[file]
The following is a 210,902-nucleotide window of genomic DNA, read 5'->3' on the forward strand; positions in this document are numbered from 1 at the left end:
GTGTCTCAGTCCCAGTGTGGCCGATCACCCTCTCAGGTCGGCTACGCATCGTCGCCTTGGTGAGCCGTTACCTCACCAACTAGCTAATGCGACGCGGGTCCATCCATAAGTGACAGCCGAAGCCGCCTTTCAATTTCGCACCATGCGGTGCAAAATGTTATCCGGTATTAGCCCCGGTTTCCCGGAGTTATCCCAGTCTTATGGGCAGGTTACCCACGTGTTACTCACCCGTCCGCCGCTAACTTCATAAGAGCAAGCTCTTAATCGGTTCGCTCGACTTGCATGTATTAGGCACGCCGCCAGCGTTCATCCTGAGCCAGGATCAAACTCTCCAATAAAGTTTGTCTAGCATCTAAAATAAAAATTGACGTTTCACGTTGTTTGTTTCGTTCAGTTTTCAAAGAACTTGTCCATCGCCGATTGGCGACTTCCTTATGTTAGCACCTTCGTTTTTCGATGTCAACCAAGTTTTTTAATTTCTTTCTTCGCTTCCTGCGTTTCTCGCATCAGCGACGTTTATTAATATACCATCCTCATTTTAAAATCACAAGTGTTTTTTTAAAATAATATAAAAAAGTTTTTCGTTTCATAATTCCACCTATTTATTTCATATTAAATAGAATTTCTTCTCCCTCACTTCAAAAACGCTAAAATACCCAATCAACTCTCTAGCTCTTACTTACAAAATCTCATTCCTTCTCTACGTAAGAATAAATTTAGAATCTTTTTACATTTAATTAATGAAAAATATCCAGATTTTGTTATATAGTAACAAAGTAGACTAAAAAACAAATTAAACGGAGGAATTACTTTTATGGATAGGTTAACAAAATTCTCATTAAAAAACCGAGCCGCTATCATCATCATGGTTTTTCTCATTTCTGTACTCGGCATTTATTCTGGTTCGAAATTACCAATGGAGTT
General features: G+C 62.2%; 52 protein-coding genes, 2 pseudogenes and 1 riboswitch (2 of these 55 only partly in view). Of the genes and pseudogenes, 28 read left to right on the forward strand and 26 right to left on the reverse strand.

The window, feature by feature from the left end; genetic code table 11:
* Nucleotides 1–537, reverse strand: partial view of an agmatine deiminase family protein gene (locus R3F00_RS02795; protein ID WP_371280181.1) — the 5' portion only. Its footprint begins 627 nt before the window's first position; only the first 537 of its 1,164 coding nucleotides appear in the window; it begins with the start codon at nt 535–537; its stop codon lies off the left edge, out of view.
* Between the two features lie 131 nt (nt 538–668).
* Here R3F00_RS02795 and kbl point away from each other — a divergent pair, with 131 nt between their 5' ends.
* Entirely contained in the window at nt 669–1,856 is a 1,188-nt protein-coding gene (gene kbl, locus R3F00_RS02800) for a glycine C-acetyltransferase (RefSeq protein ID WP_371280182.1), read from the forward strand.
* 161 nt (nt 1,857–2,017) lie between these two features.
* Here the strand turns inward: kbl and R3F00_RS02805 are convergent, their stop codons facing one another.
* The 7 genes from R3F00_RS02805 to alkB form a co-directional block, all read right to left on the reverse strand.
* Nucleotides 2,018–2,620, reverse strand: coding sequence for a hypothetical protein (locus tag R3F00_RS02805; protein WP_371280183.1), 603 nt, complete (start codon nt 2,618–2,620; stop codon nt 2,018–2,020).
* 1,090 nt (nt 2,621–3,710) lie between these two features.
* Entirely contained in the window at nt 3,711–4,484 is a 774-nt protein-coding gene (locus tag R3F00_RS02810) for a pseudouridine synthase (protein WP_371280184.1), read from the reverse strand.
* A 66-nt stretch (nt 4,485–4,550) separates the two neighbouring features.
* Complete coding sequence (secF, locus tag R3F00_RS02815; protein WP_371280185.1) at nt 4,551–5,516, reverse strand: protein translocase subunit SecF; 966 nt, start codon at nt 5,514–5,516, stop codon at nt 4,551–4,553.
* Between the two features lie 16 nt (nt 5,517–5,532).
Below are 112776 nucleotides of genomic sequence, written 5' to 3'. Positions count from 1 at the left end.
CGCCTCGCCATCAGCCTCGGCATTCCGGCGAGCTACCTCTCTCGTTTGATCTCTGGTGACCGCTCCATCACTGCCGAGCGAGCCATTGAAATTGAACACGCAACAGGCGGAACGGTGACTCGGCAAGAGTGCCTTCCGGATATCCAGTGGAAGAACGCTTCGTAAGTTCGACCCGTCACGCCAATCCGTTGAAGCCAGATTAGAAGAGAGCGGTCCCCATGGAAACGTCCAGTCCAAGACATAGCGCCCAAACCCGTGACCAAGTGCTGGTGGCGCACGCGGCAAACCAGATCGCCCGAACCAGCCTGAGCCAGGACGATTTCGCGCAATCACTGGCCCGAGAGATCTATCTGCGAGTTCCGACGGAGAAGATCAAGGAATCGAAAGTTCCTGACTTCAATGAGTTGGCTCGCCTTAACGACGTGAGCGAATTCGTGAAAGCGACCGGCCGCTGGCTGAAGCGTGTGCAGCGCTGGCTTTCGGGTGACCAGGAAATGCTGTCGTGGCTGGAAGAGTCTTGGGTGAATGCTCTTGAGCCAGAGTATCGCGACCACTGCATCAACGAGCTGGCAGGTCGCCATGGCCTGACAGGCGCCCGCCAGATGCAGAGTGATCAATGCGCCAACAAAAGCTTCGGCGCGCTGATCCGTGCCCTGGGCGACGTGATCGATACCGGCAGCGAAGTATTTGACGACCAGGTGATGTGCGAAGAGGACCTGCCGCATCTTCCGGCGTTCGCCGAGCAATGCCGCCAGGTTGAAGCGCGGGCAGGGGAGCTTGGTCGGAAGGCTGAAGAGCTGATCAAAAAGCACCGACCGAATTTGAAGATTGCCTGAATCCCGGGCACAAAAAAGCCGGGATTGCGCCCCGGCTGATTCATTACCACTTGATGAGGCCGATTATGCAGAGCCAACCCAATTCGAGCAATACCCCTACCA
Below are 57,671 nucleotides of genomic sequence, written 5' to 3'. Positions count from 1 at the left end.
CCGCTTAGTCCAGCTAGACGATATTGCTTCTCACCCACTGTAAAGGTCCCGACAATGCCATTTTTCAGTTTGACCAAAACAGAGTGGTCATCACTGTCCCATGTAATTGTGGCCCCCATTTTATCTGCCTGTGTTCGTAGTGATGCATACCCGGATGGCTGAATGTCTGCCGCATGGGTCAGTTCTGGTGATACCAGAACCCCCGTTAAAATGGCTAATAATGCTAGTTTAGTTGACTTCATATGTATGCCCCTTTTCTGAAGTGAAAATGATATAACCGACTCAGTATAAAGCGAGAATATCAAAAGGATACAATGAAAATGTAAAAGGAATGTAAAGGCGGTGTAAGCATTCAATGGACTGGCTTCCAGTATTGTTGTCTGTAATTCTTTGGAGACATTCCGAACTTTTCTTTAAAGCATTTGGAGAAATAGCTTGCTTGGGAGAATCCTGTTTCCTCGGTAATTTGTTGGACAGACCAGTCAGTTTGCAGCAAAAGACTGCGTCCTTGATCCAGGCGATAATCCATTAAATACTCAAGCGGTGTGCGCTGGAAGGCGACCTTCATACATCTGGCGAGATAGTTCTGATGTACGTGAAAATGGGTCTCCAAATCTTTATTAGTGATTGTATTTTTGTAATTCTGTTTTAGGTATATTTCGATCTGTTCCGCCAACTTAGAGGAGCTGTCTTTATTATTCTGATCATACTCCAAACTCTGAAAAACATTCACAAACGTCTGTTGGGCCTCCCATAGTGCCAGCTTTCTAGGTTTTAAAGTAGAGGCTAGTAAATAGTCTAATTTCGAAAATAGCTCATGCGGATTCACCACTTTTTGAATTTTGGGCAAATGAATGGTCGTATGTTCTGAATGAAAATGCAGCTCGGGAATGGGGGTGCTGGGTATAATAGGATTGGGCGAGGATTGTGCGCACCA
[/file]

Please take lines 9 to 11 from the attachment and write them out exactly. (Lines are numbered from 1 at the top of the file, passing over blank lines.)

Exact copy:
* 161 nt (nt 1,857–2,017) lie between these two features.
* Here the strand turns inward: kbl and R3F00_RS02805 are convergent, their stop codons facing one another.
* The 7 genes from R3F00_RS02805 to alkB form a co-directional block, all read right to left on the reverse strand.